Hepatic expression of secondary lymphoid chemokine (CCL21) promotes the development of portal-associated lymphoid tissue in chronic inflammatory liver disease.
Grant AJ., Goddard S., Ahmed-Choudhury J., Reynolds G., Jackson DG., Briskin M., Wu L., Hübscher SG., Adams DH.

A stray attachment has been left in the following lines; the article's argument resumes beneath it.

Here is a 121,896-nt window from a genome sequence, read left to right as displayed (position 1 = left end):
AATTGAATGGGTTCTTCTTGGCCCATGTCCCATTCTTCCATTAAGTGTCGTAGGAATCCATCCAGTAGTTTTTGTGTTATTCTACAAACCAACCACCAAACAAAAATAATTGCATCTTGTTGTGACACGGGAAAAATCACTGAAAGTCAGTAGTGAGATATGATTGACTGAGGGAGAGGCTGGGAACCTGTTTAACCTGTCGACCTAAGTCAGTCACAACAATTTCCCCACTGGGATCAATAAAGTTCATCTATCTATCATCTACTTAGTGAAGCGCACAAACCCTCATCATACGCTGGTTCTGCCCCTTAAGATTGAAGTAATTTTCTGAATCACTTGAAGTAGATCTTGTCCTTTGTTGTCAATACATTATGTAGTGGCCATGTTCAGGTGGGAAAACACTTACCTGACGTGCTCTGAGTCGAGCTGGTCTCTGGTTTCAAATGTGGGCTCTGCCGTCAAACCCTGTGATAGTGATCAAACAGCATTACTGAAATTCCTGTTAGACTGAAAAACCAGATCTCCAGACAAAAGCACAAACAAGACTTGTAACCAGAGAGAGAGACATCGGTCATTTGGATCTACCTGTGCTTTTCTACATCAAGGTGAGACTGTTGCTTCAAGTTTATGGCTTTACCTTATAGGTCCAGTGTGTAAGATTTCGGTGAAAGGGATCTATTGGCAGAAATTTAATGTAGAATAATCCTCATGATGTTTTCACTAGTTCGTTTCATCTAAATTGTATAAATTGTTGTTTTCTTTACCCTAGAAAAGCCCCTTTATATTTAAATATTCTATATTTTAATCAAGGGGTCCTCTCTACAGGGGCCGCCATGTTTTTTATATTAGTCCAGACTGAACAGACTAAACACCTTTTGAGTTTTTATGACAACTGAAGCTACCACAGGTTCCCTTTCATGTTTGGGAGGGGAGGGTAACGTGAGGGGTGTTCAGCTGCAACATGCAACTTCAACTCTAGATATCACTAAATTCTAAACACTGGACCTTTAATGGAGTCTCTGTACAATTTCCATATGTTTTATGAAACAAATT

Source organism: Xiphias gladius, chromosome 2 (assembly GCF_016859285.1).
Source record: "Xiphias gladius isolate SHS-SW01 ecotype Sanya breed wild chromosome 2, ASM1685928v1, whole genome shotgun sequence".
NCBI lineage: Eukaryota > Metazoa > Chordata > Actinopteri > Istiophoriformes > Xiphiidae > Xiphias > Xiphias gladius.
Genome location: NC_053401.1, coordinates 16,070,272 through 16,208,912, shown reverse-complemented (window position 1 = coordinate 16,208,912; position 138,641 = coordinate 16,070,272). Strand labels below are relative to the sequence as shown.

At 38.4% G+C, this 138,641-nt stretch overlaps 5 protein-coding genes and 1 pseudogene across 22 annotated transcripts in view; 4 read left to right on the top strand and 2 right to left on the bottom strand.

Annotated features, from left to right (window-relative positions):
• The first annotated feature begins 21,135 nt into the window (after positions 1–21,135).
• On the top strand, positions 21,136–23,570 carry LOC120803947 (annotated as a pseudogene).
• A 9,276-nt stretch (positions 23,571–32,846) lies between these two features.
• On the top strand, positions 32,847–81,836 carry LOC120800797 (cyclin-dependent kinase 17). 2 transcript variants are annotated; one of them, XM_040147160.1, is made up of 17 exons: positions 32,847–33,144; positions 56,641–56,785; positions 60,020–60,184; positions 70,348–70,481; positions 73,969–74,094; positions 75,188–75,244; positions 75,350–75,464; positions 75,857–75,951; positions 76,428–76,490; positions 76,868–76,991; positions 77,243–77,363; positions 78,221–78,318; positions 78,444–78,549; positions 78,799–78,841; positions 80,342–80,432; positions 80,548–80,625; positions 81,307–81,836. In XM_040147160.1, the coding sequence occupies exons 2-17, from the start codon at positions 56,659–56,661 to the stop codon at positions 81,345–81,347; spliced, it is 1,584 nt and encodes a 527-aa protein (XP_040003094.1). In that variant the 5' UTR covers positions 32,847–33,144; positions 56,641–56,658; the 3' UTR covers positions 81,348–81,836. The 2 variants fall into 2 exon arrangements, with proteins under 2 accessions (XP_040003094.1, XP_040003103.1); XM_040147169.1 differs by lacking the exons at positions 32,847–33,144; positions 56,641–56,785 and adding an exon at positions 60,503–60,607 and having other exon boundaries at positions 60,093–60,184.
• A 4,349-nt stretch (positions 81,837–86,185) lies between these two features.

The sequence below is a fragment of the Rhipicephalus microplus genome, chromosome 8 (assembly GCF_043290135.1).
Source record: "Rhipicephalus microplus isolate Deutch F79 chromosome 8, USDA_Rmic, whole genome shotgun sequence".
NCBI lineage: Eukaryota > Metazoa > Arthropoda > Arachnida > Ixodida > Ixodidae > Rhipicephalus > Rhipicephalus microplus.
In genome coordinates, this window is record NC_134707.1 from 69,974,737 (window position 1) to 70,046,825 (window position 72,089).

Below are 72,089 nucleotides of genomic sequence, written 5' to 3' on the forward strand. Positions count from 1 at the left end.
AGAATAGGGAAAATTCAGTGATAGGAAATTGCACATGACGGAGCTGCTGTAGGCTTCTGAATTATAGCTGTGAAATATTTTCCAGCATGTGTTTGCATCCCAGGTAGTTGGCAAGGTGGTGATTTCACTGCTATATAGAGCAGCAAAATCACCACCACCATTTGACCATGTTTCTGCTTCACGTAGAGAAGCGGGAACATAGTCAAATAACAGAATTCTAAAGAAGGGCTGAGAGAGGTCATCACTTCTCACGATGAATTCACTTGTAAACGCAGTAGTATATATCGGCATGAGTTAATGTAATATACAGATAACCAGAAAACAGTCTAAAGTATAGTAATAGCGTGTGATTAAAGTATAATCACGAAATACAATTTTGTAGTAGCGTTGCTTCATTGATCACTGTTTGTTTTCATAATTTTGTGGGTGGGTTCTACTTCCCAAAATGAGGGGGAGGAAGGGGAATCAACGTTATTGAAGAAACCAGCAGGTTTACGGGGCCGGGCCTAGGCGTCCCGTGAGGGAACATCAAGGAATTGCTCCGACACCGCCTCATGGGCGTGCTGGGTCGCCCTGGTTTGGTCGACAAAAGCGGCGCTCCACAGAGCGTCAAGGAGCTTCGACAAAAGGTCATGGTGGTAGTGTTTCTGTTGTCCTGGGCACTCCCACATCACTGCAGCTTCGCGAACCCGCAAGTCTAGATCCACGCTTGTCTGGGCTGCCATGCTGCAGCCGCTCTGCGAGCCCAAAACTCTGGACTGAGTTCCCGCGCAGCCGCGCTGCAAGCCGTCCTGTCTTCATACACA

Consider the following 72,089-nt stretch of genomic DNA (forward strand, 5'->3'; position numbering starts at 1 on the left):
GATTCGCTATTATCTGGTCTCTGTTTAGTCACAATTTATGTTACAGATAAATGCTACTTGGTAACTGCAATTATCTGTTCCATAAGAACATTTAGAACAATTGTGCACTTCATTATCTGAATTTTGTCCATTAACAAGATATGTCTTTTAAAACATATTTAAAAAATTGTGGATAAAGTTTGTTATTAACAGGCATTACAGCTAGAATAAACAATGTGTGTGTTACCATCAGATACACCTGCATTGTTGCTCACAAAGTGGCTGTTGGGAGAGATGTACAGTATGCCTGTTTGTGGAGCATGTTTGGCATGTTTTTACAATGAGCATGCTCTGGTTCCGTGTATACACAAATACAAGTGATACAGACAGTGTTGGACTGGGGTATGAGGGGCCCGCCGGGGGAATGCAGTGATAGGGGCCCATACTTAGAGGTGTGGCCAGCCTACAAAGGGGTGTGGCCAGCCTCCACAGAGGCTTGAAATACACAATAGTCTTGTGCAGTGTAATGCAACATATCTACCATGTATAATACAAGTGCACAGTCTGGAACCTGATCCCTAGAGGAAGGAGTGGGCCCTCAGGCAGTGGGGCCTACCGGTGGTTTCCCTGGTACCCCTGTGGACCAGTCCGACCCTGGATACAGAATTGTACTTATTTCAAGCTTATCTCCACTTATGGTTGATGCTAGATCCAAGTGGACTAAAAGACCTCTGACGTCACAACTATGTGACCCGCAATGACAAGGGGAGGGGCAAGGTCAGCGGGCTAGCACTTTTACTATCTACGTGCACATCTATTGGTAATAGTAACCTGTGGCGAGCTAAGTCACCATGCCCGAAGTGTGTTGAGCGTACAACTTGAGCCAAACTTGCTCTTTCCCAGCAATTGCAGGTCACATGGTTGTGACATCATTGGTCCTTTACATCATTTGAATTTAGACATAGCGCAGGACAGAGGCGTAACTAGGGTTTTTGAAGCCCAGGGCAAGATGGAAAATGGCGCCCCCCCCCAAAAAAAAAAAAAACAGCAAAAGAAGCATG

The chronic inflammatory liver disease primary sclerosing cholangitis (PSC) is associated with portal inflammation and the development of neolymphoid tissue in the liver. More than 70% of patients with PSC have a history of inflammatory bowel disease and we have previously reported that mucosal addressin cell adhesion molecule-1 is induced on dendritic cells and portal vascular endothelium in PSC. We now show that the lymph node-associated chemokine, CCL21 or secondary lymphoid chemokine, is also strongly up-regulated on CD34(+) vascular endothelium in portal associated lymphoid tissue in PSC. In contrast, CCL21 is absent from LYVE-1(+) lymphatic vessel endothelium. Intrahepatic lymphocytes in PSC include a population of CCR7(+) T cells only half of which express CD45RA and which respond to CCL21 in migration assays. The expression of CCL21 in association with mucosal addressin cell adhesion molecule-1 in portal tracts in PSC may promote the recruitment and retention of CCR7(+) mucosal lymphocytes leading to the establishment of chronic portal inflammation and the expanded portal-associated lymphoid tissue. This study provides further evidence for the existence of portal-associated lymphoid tissue and is the first evidence that ectopic CCL21 is associated with lymphoid neogenesis in human inflammatory disease.